viernes, 28 de agosto de 2015

Black Breastfeeding Week 2015: Lift Every Baby | Office on Women's Health Blog

Black Breastfeeding Week 2015: Lift Every Baby | Office on Women's Health Blog

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Black Breastfeeding Week 2015: Lift Every Baby

Kimberly Seals Allers and her children.Yes, breastfeeding is the best nutrition for babies. But breastfeeding has never really been just about breastfeeding. Breastfeeding is about rethinking society's rules for infant feeding, overcoming cultural and environmental obstacles, and improving the workplace for breastfeeding women. On top of all this, there are different cultural ideas about breastfeeding for black women, including the historical trauma of wet nursing and the marketing of infant formula in our communities, and the issue gets even trickier. It is no wonder that there have been huge differences in breastfeeding rates between black women and white women for over 40 years.
These disparities are unacceptable.
Two years ago, I joined forces with two amazing breastfeeding advocates to name August 25–31 as Black Breastfeeding Week. Black Breastfeeding Week is a special weeklong awareness campaign to close out National Breastfeeding Awareness Month. It's designed to celebrate the power of breastfeeding in our community. As we see it, breastfeeding is more than giving our children immunity against some diseases and reduced risk of ear infections, respiratory infections, and type 2 diabetes. It is more than understanding that breastfeeding gives our children the best start at healthy eating habits for life. (Breastfed children are more likely to have varied and healthier eating preferences because breastmilk tastes different at each feeding. This means breastfed children are introduced to a variety of flavors each day.)
We see breastfeeding as an act of empowerment and self-determination. It's one of the many ways mothers can give their children the best possible start in life. It is time that we lift our children up — starting at birth — and over the many cultural and environmental barriers and forces that often prevent them from reaching their fullest potential.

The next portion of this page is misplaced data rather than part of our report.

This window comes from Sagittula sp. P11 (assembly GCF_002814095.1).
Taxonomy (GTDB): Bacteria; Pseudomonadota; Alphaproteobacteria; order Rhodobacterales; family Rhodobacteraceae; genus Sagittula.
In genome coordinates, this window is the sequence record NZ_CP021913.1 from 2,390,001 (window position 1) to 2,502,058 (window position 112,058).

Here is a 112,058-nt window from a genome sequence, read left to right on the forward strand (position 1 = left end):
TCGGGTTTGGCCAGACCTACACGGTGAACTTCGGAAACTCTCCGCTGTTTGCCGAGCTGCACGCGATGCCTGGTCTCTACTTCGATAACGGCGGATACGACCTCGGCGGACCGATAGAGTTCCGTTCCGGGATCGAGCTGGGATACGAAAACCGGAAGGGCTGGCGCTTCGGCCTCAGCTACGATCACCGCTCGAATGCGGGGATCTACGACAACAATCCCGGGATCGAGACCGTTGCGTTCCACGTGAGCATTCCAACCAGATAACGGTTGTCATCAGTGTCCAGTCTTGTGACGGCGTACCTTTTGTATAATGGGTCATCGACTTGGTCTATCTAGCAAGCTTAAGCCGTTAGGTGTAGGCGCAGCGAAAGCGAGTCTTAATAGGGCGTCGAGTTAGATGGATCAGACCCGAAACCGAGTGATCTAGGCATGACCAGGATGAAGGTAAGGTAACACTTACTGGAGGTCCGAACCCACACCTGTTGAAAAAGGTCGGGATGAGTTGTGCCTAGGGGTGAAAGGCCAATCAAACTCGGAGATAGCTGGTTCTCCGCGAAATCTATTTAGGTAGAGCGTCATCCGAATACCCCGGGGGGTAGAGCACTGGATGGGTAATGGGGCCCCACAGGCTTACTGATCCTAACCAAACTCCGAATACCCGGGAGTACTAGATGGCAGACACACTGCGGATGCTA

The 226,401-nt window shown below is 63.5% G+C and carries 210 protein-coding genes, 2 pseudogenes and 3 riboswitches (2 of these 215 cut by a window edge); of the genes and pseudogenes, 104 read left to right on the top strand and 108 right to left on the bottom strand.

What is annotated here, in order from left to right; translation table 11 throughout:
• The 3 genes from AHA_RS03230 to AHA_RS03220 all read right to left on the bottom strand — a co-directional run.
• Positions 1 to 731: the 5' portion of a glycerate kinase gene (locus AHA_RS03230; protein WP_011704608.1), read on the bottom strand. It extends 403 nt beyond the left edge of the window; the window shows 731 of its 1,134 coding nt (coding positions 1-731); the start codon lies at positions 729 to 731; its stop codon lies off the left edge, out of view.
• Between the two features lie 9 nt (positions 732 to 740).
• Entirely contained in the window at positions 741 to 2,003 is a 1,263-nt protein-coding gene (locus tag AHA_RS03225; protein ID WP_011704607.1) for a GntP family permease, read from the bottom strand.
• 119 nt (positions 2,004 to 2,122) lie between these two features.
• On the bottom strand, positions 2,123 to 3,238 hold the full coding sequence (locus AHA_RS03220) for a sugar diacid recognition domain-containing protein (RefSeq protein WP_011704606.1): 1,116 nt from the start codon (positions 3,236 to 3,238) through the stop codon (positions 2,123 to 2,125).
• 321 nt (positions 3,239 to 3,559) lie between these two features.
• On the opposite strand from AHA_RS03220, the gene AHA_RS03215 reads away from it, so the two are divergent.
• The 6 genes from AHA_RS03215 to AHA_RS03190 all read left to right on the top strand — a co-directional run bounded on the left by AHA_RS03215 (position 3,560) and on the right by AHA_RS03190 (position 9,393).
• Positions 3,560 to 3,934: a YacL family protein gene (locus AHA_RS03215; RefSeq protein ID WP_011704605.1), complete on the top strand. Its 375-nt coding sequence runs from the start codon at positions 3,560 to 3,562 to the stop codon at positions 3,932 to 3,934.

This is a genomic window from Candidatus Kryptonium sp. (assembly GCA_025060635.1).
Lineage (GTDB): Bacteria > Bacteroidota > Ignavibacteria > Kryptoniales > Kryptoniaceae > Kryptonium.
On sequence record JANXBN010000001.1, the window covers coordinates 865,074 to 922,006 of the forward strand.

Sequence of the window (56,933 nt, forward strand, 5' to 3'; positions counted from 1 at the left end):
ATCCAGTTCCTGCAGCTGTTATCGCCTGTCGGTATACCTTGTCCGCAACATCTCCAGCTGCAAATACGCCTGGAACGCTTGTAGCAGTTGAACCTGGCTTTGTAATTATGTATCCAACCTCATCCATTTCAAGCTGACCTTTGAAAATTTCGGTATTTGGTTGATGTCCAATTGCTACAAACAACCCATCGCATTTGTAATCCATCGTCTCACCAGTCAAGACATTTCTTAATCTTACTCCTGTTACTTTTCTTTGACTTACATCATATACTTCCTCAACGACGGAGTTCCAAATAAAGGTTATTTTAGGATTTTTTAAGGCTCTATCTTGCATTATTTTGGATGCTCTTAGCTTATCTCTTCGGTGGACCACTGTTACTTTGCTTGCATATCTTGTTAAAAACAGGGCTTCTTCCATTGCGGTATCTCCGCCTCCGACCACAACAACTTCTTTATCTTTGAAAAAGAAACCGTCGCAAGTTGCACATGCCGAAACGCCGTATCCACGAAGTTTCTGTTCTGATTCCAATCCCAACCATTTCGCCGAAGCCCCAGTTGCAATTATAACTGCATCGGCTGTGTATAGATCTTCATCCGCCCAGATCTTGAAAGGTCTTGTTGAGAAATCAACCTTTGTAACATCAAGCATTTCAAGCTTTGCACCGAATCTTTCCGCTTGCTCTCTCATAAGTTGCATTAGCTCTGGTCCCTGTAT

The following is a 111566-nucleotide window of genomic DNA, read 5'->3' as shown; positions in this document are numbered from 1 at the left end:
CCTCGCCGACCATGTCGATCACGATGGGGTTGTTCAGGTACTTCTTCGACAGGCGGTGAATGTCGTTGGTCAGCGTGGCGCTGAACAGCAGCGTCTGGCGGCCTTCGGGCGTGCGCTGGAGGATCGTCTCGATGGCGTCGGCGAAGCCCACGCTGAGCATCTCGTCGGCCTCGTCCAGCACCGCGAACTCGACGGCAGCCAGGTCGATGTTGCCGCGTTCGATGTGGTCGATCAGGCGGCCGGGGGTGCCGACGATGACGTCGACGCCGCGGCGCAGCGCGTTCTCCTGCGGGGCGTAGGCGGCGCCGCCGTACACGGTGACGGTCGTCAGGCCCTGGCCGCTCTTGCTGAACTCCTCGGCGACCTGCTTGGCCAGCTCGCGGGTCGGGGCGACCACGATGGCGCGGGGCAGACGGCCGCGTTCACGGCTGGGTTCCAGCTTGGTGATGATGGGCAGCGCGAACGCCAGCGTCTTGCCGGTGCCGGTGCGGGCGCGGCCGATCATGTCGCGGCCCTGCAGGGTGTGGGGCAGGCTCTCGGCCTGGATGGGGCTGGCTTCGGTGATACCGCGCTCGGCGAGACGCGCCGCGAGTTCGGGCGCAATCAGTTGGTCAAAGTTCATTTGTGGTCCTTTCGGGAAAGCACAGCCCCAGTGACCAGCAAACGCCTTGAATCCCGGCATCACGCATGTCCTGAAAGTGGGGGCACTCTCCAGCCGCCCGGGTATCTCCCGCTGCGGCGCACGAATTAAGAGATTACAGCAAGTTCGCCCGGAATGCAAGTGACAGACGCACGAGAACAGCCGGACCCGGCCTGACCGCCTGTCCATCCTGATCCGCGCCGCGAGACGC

With that in mind, the theme for this year's Black Breastfeeding Week is "Lift Every Baby," and our tagline is "Breastfeeding: So Strong. So Us." "Lift Every Baby" reminds us of all the ways that black families and communities lift up their youngest and most vulnerable members. From breastfeeding to early learning to quality schools to good nutrition, we're celebrating and sharing ideas on how we lift our babies — one child at a time.
On August 29th at 3 p.m. ET, there will be the first-ever nationally coordinated Lift Up events in cities across the United States. Black families will gather in predetermined locations to lift up their babies together as a visual display of community support of our children. Whether your "baby" is 1 or 15, if you can lift them up, you are encouraged to join a Lift Up event near you. I'll be there with my "baby" who is 11!
Throughout the week, we will have various social media events to spread the "Lift Every Baby" theme, including our signature annual twitter chat August 27th at 9 p.m. ET. This year's hashtag is #LiftEveryBaby. Get the full rundown of activities and the latest updates at and the BBW Facebook page.
We invite black parents, aunties, uncles, and grandparents to join the conversation online and off to show our collective power to lift up every baby, every family, and every community. Breastfeeding is: So Strong. So Us.
Kimberly Seals Allers is an award-winning journalist, author, and social commentator. She currently leads the First Food Friendly Community Initiative, an innovative pilot program funded by the W.K. Kellogg Foundation designed to create a national accreditation for communities who create more supportive environments for breastfeeding while promoting economic security for families. Her next book, The Big Let Down, a behind-the-scenes look at the battle for every infant's first meal, will be published in the spring. Learn more at and follow her at @iamKSealsAllers.
The statements and opinions in this blog post are those of the author and do not necessarily represent the views of the U.S. Department of Health and Human Services' Office on Women's Health.

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